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ABAP OO Basics
Created by Software-Heroes

ABAP OO - Basics


In this article we take a look at the basics of development in the object-oriented area and start a small series of articles.

If you should be looking for a new job again, you will notice that it almost always says: Developer with ABAP & ABAP OO. Actually, this should be a basic understanding for every developer that he has mastered the latest technologies and language elements. Unfortunately, it looks different for many developers. You have heard of ABAP OO, but you would use it little or only in a simple style. Solid and strong OO knowledge is required for many clean architectures, including within SAP. At this point we want to start with our little basic course.



In contrast to functional programming, the object-oriented world primarily relies on the use of encapsulated objects in order to create a closed model. This model has attributes and methods that a user can ultimately use to interact with the object. The class serves as a kind of blueprint that can be used over and over again. By separating the functions and attributes, the class can be used again and again, you can already find this behavior today in function groups and with function modules, although you have to make some compromises, as the data is not automatically deleted in the function group (global data) .

This means that classes and methods can be reused in the entire system, which increases the reuse of such objects and is one of the strengths of classes.



In this section we want to give you a few examples of what such reusable classes can look like and where they can be used everywhere.

  • Logging - There is a very central framework in SAP for logging messages, the BALLOG. In order to interact with the framework, there are various modules and configurations that can accept, display or save the messages in the database. The functions, the storage of messages, the display and the backup on the database can easily be implemented in a reusable class so that you don't have to take over all function blocks every time or maybe even copy logics from one program to the next.
  • Data mapping - Do you map BAPI to database data and do that in both directions? You will probably also be able to use this mapping in a next program. Therefore, you should implement it in a global class so that you can reuse the functions at any time.
  • Processing - Do you carry out various processing steps in a chain and each step is quite complex? Here you shouldn't pack everything in a report or build a monster class, but implement functions such as data validation, mapping and booking in various reusable objects.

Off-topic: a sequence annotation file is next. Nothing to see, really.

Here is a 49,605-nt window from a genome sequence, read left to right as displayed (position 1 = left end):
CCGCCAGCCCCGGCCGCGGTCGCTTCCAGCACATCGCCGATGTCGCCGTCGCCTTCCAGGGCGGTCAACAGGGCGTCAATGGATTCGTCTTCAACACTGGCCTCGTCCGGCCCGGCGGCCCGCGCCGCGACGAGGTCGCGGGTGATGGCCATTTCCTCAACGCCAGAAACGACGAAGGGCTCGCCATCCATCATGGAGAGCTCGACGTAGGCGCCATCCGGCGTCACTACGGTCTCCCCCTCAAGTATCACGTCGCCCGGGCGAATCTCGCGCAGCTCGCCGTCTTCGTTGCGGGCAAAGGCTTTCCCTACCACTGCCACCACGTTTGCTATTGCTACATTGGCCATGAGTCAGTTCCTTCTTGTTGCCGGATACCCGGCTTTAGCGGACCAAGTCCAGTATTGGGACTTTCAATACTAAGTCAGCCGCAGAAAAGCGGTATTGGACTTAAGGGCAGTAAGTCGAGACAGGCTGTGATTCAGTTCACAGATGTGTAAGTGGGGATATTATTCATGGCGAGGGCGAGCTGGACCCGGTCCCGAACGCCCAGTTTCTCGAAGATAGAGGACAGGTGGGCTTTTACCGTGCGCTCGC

As you can see, many of the examples are about reusing code in other places. The worst approach would be to copy such code, since you would also copy errors that you can later correct in two or three places.

Hint: With every development, DRY (Don't repeat yourself) should therefore come first, if you notice you are repeating yourself, stop and start refactoring.



In contrast to Java or other object-oriented languages, there are also some special features in the ABAP environment that should be taken into account.

  • Constructor - ABAP classes have two constructors, the CONSTRUCTOR which is called with every instantiation and the CLASS_CONSTRUCTOR which is executed when the class is used for the first time, regardless of whether you are using constants, static methods or an instance.
  • Destructor - There is no real destructor that can be created. Before you want to delete an object, you had to implement a method yourself (e.g. FREE or CLEAN) and call it.
  • Single inheritance - Each class can have at most one superclass from which it is inherited (attributes, methods).
  • Interfaces - Can be nested with one another to form larger interfaces and have public attributes, which are then inherited accordingly in the implementing classes.



In the object-oriented environment you will come across the same terms over and over again, which is why we want to bring you closer to the most important terms and explain the background.



Is the actual blueprint for an object and contains the attributes and methods that the user can use in the end. The simplest implementation of such a definition can look like this:




The two terms are used in the same way and describe a "variable" that instantiates a usable class. The instantiation is done by CREATE OBJECT or better by NEW:

DATA(go_instance) = NEW lcl_example( ).



As you saw above, an object is created by instantiating the class (the blueprint) and creating a reference to a variable. A class has become an object or an instance.



An attribute is a variable or constant in a class that you can use and hold data in. An attribute behaves like a global variable in a class and is available to every method.

      gd_flag TYPE abap_bool.



The method is like FORM or a function module in a class, it carries out various actions within the class, changes variables or simply returns a result.

          id_value TYPE string
    RETURNING VALUE(rd_result) TYPE i.



Before we start with the actual examples and the coding, we wanted to give you a brief introduction to the subject of object orientation in ABAP. In the next article, we'll go a little deeper into the basics of programming with objects.

Included topics:
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